c.2013 New York Times News Service
c.2013 New York Times News Service
VERIZON NEARS DEAL TO BUY OUT VODAFONEíS STAKE IN WIRELESS UNIT
Verizon Communications neared a long-anticipated deal on Sunday to buy the 45 percent stake in its wireless business held by Vodafone of Britain for about $130 billion, heralding a continued sweeping realignment within the global telecommunications landscape. Though a deal may have little effect on Verizon Wirelessís nearly 100 million subscribers at first, it would ripple through the telecommunications industry and Wall Street, with both having closely watched the back-and-forth of the negotiations for months. The companies were expected to announce the deal Monday, barring last-minute hiccups, according to people briefed on the matter.
SUPERFICIAL VISITS AND TRICKERY UNDERMINE FOREIGN FACTORY INSPECTIONS
As Western companies overwhelmingly turn to low-wage countries to produce cheap apparel, electronics and other goods, factory inspections have become a vital link in the supply chain of overseas production. An extensive examination by The New York Times reveals how the inspection system intended to protect workers and ensure manufacturing quality is riddled with flaws. The inspections are often so superficial that they omit the most fundamental workplace safeguards like fire escapes. And even when inspectors are tough, factory managers find ways to trick them and hide serious violations, like child labor or locked exit doors.
TOURISTS WARY OF TURMOIL IN THE MIDDLE EAST ARE A BOON TO SOUTHERN EUROPE
Spain, Portugal, Italy and Greece are hoping that this yearís record influx of sun-seeking tourists and their money from Northern Europe will continue past summerís end. Call it an alternative financial bailout. As Europeís peak holiday season draws to a close, Spain and the other countries of Southern Europe hit hardest by the euro debt crisis are reaping the benefits of increased tourism. In Spain, tourists spent 32 billion euros, about $42 billion, in the first seven months of the year, up 6 percent from 2012 (including spending on transportation), according to data released last Tuesday by Spainís tourism ministry.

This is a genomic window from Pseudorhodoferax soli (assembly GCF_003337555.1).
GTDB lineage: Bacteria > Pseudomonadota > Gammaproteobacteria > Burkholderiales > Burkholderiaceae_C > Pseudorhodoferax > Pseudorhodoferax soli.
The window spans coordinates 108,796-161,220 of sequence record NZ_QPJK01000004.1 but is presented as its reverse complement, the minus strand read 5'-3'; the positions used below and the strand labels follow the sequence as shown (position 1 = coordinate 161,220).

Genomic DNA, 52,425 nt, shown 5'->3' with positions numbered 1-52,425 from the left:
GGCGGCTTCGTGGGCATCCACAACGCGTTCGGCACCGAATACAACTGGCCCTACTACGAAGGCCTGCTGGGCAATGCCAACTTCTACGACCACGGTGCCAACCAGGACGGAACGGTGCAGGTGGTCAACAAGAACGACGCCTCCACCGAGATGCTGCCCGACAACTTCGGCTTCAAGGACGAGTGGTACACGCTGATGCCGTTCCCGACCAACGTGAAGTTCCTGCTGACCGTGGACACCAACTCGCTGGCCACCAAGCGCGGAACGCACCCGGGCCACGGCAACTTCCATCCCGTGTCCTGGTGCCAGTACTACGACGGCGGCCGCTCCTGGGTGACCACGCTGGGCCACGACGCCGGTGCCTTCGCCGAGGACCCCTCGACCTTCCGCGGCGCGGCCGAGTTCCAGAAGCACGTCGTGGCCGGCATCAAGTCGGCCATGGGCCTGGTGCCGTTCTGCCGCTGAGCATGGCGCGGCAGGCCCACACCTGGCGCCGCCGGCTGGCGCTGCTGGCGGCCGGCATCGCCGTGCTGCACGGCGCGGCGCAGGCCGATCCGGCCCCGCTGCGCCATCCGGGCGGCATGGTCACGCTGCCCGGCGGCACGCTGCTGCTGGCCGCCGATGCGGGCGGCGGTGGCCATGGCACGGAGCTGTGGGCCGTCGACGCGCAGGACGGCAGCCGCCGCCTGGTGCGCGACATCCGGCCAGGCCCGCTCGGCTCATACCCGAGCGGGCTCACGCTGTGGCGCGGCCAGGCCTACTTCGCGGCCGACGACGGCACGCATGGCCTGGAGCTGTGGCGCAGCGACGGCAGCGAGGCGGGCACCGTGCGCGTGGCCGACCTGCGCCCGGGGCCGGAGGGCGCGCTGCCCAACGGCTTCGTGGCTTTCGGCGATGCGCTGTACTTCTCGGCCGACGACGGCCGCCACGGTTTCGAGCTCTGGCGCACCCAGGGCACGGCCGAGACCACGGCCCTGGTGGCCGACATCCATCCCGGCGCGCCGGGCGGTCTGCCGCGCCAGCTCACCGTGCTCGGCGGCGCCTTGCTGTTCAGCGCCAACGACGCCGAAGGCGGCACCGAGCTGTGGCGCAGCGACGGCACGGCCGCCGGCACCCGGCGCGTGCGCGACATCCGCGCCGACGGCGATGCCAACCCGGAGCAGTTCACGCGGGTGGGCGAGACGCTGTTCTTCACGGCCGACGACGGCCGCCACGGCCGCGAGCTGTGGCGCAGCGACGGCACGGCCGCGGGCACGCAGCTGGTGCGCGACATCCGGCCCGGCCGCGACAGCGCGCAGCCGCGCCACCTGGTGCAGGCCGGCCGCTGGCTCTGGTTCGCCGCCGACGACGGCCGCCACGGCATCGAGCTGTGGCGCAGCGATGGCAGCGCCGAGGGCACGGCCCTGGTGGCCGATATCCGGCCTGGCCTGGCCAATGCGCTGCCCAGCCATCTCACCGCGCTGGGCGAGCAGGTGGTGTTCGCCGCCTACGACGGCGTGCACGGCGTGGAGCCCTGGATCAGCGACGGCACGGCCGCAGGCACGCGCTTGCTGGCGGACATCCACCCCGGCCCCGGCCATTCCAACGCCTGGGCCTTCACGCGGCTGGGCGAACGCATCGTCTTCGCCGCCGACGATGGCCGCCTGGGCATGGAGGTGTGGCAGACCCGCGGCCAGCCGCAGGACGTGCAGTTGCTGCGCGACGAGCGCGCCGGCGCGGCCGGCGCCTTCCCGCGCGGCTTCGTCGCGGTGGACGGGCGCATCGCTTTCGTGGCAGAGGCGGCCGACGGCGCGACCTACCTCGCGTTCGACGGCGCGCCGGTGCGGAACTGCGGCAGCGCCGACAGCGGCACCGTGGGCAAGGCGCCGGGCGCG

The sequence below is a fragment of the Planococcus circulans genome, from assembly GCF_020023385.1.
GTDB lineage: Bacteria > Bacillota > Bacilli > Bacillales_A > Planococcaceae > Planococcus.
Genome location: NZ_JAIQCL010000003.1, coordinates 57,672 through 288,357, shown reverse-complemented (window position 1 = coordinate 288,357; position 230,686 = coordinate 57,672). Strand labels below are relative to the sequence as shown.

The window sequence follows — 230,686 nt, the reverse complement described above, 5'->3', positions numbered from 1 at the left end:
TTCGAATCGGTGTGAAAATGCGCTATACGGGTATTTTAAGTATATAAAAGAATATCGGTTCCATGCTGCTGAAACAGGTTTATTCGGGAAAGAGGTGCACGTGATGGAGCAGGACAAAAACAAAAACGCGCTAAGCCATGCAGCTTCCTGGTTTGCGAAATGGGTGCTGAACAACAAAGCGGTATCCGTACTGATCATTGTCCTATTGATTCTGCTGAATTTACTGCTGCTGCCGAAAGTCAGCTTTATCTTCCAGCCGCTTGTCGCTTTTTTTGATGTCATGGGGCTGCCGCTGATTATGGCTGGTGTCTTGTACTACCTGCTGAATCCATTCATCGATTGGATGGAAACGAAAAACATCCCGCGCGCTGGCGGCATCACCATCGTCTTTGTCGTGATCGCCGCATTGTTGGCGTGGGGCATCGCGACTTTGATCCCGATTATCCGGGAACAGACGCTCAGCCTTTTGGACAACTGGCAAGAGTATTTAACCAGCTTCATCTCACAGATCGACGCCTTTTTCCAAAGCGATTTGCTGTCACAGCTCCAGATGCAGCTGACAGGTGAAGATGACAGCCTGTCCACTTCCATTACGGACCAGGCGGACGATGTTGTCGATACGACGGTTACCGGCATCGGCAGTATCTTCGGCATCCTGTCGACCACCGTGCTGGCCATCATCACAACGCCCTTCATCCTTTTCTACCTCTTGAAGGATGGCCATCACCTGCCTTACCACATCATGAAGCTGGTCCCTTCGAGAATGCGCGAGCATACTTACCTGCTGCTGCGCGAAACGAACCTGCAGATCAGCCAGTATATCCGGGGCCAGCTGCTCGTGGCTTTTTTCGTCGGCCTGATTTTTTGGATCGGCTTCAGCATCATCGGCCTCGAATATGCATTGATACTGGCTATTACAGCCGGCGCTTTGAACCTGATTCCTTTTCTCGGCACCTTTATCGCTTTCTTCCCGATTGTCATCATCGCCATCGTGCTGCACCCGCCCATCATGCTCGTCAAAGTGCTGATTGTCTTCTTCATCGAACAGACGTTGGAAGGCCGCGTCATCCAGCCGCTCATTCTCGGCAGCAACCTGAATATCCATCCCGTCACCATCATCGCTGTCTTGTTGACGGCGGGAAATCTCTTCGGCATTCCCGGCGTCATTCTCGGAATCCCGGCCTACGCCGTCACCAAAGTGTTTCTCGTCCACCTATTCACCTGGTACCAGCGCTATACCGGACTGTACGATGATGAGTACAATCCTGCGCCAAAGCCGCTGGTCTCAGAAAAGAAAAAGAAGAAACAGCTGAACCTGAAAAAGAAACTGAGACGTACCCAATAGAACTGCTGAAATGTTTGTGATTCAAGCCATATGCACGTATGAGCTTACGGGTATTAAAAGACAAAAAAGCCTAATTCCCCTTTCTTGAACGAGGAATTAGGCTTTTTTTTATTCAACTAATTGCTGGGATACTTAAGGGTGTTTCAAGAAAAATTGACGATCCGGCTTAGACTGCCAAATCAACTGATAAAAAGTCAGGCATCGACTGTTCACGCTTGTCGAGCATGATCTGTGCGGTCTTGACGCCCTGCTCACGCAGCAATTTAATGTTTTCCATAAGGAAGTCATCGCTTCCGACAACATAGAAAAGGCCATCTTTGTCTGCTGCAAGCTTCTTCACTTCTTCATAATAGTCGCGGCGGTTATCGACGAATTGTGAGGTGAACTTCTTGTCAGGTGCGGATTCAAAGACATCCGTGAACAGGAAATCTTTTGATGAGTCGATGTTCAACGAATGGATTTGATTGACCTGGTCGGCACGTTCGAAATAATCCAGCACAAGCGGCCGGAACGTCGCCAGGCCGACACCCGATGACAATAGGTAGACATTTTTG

AUTOMAKERS BUILD SHOWROOM IN AN APP
Automakers trying to reach young buyers face a conundrum: How do they sell a car to people who stay away from a showroom? In response, automakers like Cadillac and Toyota are starting to embrace technology that tries to take the showroom to the buyer. Known as augmented reality, it embeds images and videos in a picture on the userís smartphone or tablet. Specular Theory, based in Venice Beach, Calif. is using Hollywood production techniques to create renderings that allow users to open the doors of a car that isnít really there, peer inside and walk around, or take a test drive, merely by running their fingers over a phone or tablet screen.
LOST IN THE SUMMER CROWDS
In Hollywood, summer ticket sales are being summed up with a single word: blockbuster. Ticket revenue in North America for the period between the first weekend in May and Labor Day totaled $4.71 billion, a 10.2 percent increase over the same period last year, according to analyst projections. But behind that rosy picture lurk some darker realities. Ticket sales rose in part because Hollywood crammed an unusually large number of big-budget movies into the summer, a period that typically accounts for 40 percent of box office revenue.
JAPANíS E-READER INDUSTRY STRUGGLES TO KEEP UP WITH AMAZON
Rakuten, Japanís leading e-commerce company, introduced its Kobo e-reader in Japan in July 2012. But four months later, Amazon.com brought its Kindle e-reader to Japan. It quickly became Japanís top-selling e-reader, gaining 38.3 percent of the market, according to the MM Research Institute, a data firm in Tokyo. Even though Rakutenís Kobo had beaten Kindle to market by nearly five months, it grabbed only 33 percent of Japanís e-reader sales during the same 12-month period. Amazonís victory began with aggressive pricing.